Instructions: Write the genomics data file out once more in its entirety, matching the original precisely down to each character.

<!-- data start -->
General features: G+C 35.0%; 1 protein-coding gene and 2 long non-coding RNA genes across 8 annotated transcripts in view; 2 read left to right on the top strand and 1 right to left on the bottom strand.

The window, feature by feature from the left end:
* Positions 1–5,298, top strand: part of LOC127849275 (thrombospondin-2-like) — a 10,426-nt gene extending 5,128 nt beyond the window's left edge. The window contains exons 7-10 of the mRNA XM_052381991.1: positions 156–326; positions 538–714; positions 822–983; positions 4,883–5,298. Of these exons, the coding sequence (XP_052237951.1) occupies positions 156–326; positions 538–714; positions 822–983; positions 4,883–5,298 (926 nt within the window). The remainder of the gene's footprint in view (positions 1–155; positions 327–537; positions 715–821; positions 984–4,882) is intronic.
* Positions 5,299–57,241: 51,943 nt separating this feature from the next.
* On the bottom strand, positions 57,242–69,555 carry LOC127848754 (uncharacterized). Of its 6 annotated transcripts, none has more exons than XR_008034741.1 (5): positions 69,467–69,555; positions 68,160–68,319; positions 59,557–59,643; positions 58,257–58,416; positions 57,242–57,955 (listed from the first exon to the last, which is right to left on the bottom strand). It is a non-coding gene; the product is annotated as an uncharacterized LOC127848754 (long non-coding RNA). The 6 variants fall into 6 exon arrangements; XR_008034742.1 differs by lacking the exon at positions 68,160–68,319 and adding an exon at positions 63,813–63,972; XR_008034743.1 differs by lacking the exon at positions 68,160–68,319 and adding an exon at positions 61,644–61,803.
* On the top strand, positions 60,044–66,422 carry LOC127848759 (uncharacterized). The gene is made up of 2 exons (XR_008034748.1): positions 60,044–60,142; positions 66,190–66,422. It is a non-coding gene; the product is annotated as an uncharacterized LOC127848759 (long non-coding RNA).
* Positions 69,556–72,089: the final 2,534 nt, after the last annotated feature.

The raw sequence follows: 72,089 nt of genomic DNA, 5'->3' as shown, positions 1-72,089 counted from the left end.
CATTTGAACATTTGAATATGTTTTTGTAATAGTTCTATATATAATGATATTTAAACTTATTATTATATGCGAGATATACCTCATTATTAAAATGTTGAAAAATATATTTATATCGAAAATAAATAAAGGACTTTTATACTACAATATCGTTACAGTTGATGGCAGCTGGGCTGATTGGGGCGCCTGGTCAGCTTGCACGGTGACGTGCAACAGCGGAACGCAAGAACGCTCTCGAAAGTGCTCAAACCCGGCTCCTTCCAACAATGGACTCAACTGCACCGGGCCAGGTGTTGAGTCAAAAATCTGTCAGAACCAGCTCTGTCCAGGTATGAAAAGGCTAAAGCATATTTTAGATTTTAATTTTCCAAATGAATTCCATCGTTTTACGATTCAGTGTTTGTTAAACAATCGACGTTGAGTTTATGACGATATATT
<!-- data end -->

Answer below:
General features: G+C 35.0%; 1 protein-coding gene and 2 long non-coding RNA genes across 8 annotated transcripts in view; 2 read left to right on the top strand and 1 right to left on the bottom strand.

The window, feature by feature from the left end:
* Positions 1–5,298, top strand: part of LOC127849275 (thrombospondin-2-like) — a 10,426-nt gene extending 5,128 nt beyond the window's left edge. The window contains exons 7-10 of the mRNA XM_052381991.1: positions 156–326; positions 538–714; positions 822–983; positions 4,883–5,298. Of these exons, the coding sequence (XP_052237951.1) occupies positions 156–326; positions 538–714; positions 822–983; positions 4,883–5,298 (926 nt within the window). The remainder of the gene's footprint in view (positions 1–155; positions 327–537; positions 715–821; positions 984–4,882) is intronic.
* Positions 5,299–57,241: 51,943 nt separating this feature from the next.
* On the bottom strand, positions 57,242–69,555 carry LOC127848754 (uncharacterized). Of its 6 annotated transcripts, none has more exons than XR_008034741.1 (5): positions 69,467–69,555; positions 68,160–68,319; positions 59,557–59,643; positions 58,257–58,416; positions 57,242–57,955 (listed from the first exon to the last, which is right to left on the bottom strand). It is a non-coding gene; the product is annotated as an uncharacterized LOC127848754 (long non-coding RNA). The 6 variants fall into 6 exon arrangements; XR_008034742.1 differs by lacking the exon at positions 68,160–68,319 and adding an exon at positions 63,813–63,972; XR_008034743.1 differs by lacking the exon at positions 68,160–68,319 and adding an exon at positions 61,644–61,803.
* On the top strand, positions 60,044–66,422 carry LOC127848759 (uncharacterized). The gene is made up of 2 exons (XR_008034748.1): positions 60,044–60,142; positions 66,190–66,422. It is a non-coding gene; the product is annotated as an uncharacterized LOC127848759 (long non-coding RNA).
* Positions 69,556–72,089: the final 2,534 nt, after the last annotated feature.

The raw sequence follows: 72,089 nt of genomic DNA, 5'->3' as shown, positions 1-72,089 counted from the left end.
CATTTGAACATTTGAATATGTTTTTGTAATAGTTCTATATATAATGATATTTAAACTTATTATTATATGCGAGATATACCTCATTATTAAAATGTTGAAAAATATATTTATATCGAAAATAAATAAAGGACTTTTATACTACAATATCGTTACAGTTGATGGCAGCTGGGCTGATTGGGGCGCCTGGTCAGCTTGCACGGTGACGTGCAACAGCGGAACGCAAGAACGCTCTCGAAAGTGCTCAAACCCGGCTCCTTCCAACAATGGACTCAACTGCACCGGGCCAGGTGTTGAGTCAAAAATCTGTCAGAACCAGCTCTGTCCAGGTATGAAAAGGCTAAAGCATATTTTAGATTTTAATTTTCCAAATGAATTCCATCGTTTTACGATTCAGTGTTTGTTAAACAATCGACGTTGAGTTTATGACGATATATT